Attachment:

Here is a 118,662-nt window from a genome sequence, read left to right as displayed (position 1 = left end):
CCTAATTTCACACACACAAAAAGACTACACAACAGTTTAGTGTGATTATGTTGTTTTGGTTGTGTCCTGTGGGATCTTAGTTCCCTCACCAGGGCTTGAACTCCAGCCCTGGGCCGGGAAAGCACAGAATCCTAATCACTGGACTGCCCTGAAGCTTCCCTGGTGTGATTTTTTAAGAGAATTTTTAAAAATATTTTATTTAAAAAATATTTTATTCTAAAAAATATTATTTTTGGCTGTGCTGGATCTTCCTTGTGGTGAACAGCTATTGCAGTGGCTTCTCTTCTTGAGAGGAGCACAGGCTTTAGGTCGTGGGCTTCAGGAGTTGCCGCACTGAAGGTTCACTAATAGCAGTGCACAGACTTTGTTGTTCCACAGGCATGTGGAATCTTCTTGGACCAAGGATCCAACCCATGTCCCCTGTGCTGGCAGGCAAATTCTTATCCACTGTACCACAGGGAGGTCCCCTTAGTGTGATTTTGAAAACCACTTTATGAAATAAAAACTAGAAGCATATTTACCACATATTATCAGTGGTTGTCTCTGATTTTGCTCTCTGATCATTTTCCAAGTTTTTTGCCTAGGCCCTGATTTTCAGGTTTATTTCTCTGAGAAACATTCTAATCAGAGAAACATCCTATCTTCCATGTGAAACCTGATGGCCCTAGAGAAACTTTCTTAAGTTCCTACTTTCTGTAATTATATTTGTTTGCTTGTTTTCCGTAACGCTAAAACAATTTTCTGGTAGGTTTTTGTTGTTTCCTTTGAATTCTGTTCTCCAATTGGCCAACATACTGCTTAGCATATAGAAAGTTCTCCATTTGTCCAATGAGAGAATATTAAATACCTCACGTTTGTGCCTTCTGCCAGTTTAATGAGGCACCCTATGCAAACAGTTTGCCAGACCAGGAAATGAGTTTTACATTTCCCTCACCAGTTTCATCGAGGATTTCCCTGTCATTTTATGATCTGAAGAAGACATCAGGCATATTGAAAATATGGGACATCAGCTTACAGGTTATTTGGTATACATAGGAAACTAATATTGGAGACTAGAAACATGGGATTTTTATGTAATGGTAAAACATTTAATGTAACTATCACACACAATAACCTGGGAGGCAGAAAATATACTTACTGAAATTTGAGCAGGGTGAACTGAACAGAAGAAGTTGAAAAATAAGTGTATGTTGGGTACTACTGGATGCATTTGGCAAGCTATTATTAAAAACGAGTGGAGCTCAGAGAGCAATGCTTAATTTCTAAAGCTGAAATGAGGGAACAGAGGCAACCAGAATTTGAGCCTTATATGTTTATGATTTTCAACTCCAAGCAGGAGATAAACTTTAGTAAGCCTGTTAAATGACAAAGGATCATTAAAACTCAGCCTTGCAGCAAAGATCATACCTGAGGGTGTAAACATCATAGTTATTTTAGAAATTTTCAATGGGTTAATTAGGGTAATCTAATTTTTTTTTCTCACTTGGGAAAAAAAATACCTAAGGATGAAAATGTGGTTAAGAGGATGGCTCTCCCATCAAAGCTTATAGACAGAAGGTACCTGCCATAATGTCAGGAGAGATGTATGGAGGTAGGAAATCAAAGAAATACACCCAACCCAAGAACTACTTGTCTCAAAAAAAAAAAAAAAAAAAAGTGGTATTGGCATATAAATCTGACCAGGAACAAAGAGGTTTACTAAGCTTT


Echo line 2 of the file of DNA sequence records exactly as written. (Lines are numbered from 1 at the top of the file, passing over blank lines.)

CCTAATTTCACACACACAAAAAGACTACACAACAGTTTAGTGTGATTATGTTGTTTTGGTTGTGTCCTGTGGGATCTTAGTTCCCTCACCAGGGCTTGAACTCCAGCCCTGGGCCGGGAAAGCACAGAATCCTAATCACTGGACTGCCCTGAAGCTTCCCTGGTGTGATTTTTTAAGAGAATTTTTAAAAATATTTTATTTAAAAAATATTTTATTCTAAAAAATATTATTTTTGGCTGTGCTGGATCTTCCTTGTGGTGAACAGCTATTGCAGTGGCTTCTCTTCTTGAGAGGAGCACAGGCTTTAGGTCGTGGGCTTCAGGAGTTGCCGCACTGAAGGTTCACTAATAGCAGTGCACAGACTTTGTTGTTCCACAGGCATGTGGAATCTTCTTGGACCAAGGATCCAACCCATGTCCCCTGTGCTGGCAGGCAAATTCTTATCCACTGTACCACAGGGAGGTCCCCTTAGTGTGATTTTGAAAACCACTTTATGAAATAAAAACTAGAAGCATATTTACCACATATTATCAGTGGTTGTCTCTGATTTTGCTCTCTGATCATTTTCCAAGTTTTTTGCCTAGGCCCTGATTTTCAGGTTTATTTCTCTGAGAAACATTCTAATCAGAGAAACATCCTATCTTCCATGTGAAACCTGATGGCCCTAGAGAAACTTTCTTAAGTTCCTACTTTCTGTAATTATATTTGTTTGCTTGTTTTCCGTAACGCTAAAACAATTTTCTGGTAGGTTTTTGTTGTTTCCTTTGAATTCTGTTCTCCAATTGGCCAACATACTGCTTAGCATATAGAAAGTTCTCCATTTGTCCAATGAGAGAATATTAAATACCTCACGTTTGTGCCTTCTGCCAGTTTAATGAGGCACCCTATGCAAACAGTTTGCCAGACCAGGAAATGAGTTTTACATTTCCCTCACCAGTTTCATCGAGGATTTCCCTGTCATTTTATGATCTGAAGAAGACATCAGGCATATTGAAAATATGGGACATCAGCTTACAGGTTATTTGGTATACATAGGAAACTAATATTGGAGACTAGAAACATGGGATTTTTATGTAATGGTAAAACATTTAATGTAACTATCACACACAATAACCTGGGAGGCAGAAAATATACTTACTGAAATTTGAGCAGGGTGAACTGAACAGAAGAAGTTGAAAAATAAGTGTATGTTGGGTACTACTGGATGCATTTGGCAAGCTATTATTAAAAACGAGTGGAGCTCAGAGAGCAATGCTTAATTTCTAAAGCTGAAATGAGGGAACAGAGGCAACCAGAATTTGAGCCTTATATGTTTATGATTTTCAACTCCAAGCAGGAGATAAACTTTAGTAAGCCTGTTAAATGACAAAGGATCATTAAAACTCAGCCTTGCAGCAAAGATCATACCTGAGGGTGTAAACATCATAGTTATTTTAGAAATTTTCAATGGGTTAATTAGGGTAATCTAATTTTTTTTTCTCACTTGGGAAAAAAAATACCTAAGGATGAAAATGTGGTTAAGAGGATGGCTCTCCCATCAAAGCTTATAGACAGAAGGTACCTGCCATAATGTCAGGAGAGATGTATGGAGGTAGGAAATCAAAGAAATACACCCAACCCAAGAACTACTTGTCTCAAAAAAAAAAAAAAAAAAAAGTGGTATTGGCATATAAATCTGACCAGGAACAAAGAGGTTTACTAAGCTTT